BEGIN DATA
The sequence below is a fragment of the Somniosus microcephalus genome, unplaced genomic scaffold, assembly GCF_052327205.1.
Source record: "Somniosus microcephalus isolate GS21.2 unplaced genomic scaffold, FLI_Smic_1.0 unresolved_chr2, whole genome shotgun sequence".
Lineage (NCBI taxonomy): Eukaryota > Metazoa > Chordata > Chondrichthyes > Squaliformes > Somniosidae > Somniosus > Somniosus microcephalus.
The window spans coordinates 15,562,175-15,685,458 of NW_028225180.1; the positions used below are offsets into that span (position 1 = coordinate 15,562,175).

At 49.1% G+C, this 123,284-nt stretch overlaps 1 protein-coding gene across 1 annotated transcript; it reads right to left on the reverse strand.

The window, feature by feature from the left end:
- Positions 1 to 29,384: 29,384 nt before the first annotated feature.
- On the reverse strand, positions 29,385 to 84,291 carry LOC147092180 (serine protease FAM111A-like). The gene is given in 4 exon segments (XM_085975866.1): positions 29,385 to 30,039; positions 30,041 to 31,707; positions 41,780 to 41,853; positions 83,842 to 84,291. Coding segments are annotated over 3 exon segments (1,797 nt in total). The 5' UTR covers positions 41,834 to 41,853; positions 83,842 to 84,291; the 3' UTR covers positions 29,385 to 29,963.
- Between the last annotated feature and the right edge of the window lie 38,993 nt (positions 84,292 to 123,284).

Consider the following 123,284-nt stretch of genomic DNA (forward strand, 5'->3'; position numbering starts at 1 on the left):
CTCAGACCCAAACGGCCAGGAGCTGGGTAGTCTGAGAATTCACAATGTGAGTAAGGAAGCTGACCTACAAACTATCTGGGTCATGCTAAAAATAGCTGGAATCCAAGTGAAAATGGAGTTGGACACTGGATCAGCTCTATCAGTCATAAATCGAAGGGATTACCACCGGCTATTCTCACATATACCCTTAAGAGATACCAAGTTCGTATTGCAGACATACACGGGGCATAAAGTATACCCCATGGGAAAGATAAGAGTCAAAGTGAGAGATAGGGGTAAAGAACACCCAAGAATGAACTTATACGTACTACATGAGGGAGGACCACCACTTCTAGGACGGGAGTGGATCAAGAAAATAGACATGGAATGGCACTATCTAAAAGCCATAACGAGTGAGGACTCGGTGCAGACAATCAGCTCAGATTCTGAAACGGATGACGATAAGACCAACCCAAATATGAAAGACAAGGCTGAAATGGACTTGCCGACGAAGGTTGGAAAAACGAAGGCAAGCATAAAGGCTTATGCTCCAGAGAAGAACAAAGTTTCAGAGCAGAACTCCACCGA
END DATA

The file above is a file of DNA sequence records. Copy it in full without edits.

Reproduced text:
The sequence below is a fragment of the Somniosus microcephalus genome, unplaced genomic scaffold, assembly GCF_052327205.1.
Source record: "Somniosus microcephalus isolate GS21.2 unplaced genomic scaffold, FLI_Smic_1.0 unresolved_chr2, whole genome shotgun sequence".
Lineage (NCBI taxonomy): Eukaryota > Metazoa > Chordata > Chondrichthyes > Squaliformes > Somniosidae > Somniosus > Somniosus microcephalus.
The window spans coordinates 15,562,175-15,685,458 of NW_028225180.1; the positions used below are offsets into that span (position 1 = coordinate 15,562,175).

At 49.1% G+C, this 123,284-nt stretch overlaps 1 protein-coding gene across 1 annotated transcript; it reads right to left on the reverse strand.

The window, feature by feature from the left end:
- Positions 1 to 29,384: 29,384 nt before the first annotated feature.
- On the reverse strand, positions 29,385 to 84,291 carry LOC147092180 (serine protease FAM111A-like). The gene is given in 4 exon segments (XM_085975866.1): positions 29,385 to 30,039; positions 30,041 to 31,707; positions 41,780 to 41,853; positions 83,842 to 84,291. Coding segments are annotated over 3 exon segments (1,797 nt in total). The 5' UTR covers positions 41,834 to 41,853; positions 83,842 to 84,291; the 3' UTR covers positions 29,385 to 29,963.
- Between the last annotated feature and the right edge of the window lie 38,993 nt (positions 84,292 to 123,284).

Consider the following 123,284-nt stretch of genomic DNA (forward strand, 5'->3'; position numbering starts at 1 on the left):
CTCAGACCCAAACGGCCAGGAGCTGGGTAGTCTGAGAATTCACAATGTGAGTAAGGAAGCTGACCTACAAACTATCTGGGTCATGCTAAAAATAGCTGGAATCCAAGTGAAAATGGAGTTGGACACTGGATCAGCTCTATCAGTCATAAATCGAAGGGATTACCACCGGCTATTCTCACATATACCCTTAAGAGATACCAAGTTCGTATTGCAGACATACACGGGGCATAAAGTATACCCCATGGGAAAGATAAGAGTCAAAGTGAGAGATAGGGGTAAAGAACACCCAAGAATGAACTTATACGTACTACATGAGGGAGGACCACCACTTCTAGGACGGGAGTGGATCAAGAAAATAGACATGGAATGGCACTATCTAAAAGCCATAACGAGTGAGGACTCGGTGCAGACAATCAGCTCAGATTCTGAAACGGATGACGATAAGACCAACCCAAATATGAAAGACAAGGCTGAAATGGACTTGCCGACGAAGGTTGGAAAAACGAAGGCAAGCATAAAGGCTTATGCTCCAGAGAAGAACAAAGTTTCAGAGCAGAACTCCACCGA